An unnamed senior executive at GlobalSign told ZDNet that it failed to update a web server that was victim of an attack in September 2011.
GlobalSign stopped issuing SSL certificates on September 6, 2011, about 24 hours after a hacker claimed to have access to its systems. The certificate authority investigated the claim with external investigation firm Fox-IT and determined that no rogue certificates were issued or customer data exposed during the incident that affected a server hosting its website isolated from all other infrastructure.
While it seems like something that can be easily avoided, unpatched servers have made organizations vulnerable to hackers in the past. Unpatched servers and outdated software can be risky so it is critical for web hosts to impress upon customers that updating software is important since updates contain bug fixes that are essential to securing websites and data online.
In an interview with the WHIR in January, chief executive officer for GlobalSign Steve Waite discussed its reaction to the breach, and the need for CAs to take responsibility in maintaining safe and secure Internet transactions.
GlobalSign was apologetic for its two-week absence as it investigated the incident, but stood by its decision. Reactions were mixed on GlobalSign’s decision; some thought it was unnecessary, and others applauded the certificate authority for its thorough investigation.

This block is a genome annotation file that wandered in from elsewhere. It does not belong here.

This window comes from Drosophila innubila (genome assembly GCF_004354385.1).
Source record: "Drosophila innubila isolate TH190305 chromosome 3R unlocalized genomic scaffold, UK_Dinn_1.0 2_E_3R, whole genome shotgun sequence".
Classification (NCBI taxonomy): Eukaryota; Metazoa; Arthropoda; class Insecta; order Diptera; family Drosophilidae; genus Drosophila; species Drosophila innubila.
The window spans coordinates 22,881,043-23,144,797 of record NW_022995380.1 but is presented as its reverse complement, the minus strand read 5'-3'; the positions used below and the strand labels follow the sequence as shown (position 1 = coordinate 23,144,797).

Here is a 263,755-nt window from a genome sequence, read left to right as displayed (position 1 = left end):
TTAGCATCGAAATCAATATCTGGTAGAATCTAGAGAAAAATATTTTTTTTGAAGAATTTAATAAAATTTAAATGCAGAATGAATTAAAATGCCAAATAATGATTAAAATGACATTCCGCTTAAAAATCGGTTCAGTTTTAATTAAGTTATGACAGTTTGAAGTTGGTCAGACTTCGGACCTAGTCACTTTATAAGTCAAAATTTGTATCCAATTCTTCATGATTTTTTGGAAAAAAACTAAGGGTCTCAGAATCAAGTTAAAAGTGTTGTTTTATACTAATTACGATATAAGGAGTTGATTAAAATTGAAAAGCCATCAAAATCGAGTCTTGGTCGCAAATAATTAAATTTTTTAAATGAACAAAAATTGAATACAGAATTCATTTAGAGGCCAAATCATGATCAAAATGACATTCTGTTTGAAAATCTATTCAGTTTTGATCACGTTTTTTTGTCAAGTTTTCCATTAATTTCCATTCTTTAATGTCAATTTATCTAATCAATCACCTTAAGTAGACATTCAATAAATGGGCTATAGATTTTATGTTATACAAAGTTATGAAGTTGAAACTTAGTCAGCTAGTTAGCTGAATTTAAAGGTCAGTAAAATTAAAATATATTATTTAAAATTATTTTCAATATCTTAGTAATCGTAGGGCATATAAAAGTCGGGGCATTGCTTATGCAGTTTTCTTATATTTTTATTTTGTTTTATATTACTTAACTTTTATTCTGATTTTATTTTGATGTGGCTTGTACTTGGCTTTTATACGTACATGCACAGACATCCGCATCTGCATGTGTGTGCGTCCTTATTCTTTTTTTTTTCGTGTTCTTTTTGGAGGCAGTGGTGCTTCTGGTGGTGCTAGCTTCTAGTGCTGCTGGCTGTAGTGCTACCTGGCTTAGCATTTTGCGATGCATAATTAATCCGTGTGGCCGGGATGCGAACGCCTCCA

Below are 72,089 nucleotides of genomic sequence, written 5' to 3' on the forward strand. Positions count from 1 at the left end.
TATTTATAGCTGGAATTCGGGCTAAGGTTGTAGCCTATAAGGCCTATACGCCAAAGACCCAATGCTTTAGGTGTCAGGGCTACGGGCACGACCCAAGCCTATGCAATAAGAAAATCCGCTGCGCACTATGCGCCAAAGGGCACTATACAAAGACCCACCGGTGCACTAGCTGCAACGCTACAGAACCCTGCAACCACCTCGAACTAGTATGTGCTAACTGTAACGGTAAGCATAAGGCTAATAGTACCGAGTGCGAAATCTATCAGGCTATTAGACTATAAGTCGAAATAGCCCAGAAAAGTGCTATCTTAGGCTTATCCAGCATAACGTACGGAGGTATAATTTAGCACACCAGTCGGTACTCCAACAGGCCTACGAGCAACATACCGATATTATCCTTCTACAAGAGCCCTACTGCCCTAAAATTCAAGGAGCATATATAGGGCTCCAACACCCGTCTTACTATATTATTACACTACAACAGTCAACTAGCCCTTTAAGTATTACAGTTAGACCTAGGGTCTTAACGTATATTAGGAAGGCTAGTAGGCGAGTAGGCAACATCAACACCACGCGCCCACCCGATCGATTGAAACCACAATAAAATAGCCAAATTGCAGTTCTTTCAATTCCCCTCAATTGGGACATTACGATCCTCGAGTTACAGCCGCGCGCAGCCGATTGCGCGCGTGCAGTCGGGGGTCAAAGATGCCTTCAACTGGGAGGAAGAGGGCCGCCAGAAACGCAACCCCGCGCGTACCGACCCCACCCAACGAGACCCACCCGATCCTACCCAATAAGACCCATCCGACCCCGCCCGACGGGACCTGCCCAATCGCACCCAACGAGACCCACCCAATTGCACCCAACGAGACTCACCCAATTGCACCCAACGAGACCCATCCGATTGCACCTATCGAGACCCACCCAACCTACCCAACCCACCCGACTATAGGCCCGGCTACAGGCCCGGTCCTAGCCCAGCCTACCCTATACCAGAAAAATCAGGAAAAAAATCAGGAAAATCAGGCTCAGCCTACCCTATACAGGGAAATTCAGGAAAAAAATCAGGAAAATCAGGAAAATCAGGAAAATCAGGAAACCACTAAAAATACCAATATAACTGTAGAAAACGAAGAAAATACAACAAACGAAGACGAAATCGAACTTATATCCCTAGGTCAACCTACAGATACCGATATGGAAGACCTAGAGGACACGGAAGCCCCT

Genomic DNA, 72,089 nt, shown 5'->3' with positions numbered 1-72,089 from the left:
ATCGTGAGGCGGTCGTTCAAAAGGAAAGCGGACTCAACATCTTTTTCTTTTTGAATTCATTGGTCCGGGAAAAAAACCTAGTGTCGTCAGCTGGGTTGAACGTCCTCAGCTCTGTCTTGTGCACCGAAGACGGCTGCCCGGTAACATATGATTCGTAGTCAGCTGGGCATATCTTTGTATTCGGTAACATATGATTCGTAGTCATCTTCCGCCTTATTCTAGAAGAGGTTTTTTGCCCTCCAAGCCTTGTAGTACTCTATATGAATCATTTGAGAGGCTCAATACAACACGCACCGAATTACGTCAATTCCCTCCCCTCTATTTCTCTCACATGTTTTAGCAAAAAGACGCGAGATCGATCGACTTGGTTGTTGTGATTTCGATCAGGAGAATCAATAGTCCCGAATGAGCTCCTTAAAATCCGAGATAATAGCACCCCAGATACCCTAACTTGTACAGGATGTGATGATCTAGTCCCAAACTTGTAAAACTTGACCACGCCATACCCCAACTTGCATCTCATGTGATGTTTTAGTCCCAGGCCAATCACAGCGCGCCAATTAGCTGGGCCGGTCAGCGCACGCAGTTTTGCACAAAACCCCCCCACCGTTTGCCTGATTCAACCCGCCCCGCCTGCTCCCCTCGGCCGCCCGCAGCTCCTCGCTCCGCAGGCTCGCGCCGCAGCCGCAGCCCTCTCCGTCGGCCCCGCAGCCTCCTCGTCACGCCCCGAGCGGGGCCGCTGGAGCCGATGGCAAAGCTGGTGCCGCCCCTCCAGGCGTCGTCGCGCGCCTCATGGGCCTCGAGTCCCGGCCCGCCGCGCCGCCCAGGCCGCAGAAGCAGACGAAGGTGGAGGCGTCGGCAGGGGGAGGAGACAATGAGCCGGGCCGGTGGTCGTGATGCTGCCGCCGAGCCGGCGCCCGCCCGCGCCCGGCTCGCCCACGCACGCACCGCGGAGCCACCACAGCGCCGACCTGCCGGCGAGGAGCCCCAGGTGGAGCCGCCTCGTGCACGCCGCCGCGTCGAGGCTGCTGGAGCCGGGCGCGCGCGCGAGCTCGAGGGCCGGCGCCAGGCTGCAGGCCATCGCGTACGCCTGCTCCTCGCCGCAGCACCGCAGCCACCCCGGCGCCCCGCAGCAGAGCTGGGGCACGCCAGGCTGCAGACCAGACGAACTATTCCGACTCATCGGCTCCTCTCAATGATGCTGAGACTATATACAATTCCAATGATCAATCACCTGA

According to an incident report released in December 2011, GlobalSign rebuilt its certificate infrastructure with new hardware and hardened images for all services.
Following the GlobalSign security incident, The CA/Browser Forum issued the “Baseline Requirements for the Issuance and Management of Publicly Trusted Certificates” as the first international standard for operation of certificate authorities that issue digital certificates. The standard will go into effect July 1, 2012.
This new development comes two days after CDN provider NetDNA announced that it has partnered with GlobalSign to launch EdgeSSL, a SSL certificate solution for the NetDNA content delivery network.
Talk back: Are you surprised that an unpatched server caused the breach? Do you think security measures have increased since the breach last year? Let us know in the comment section.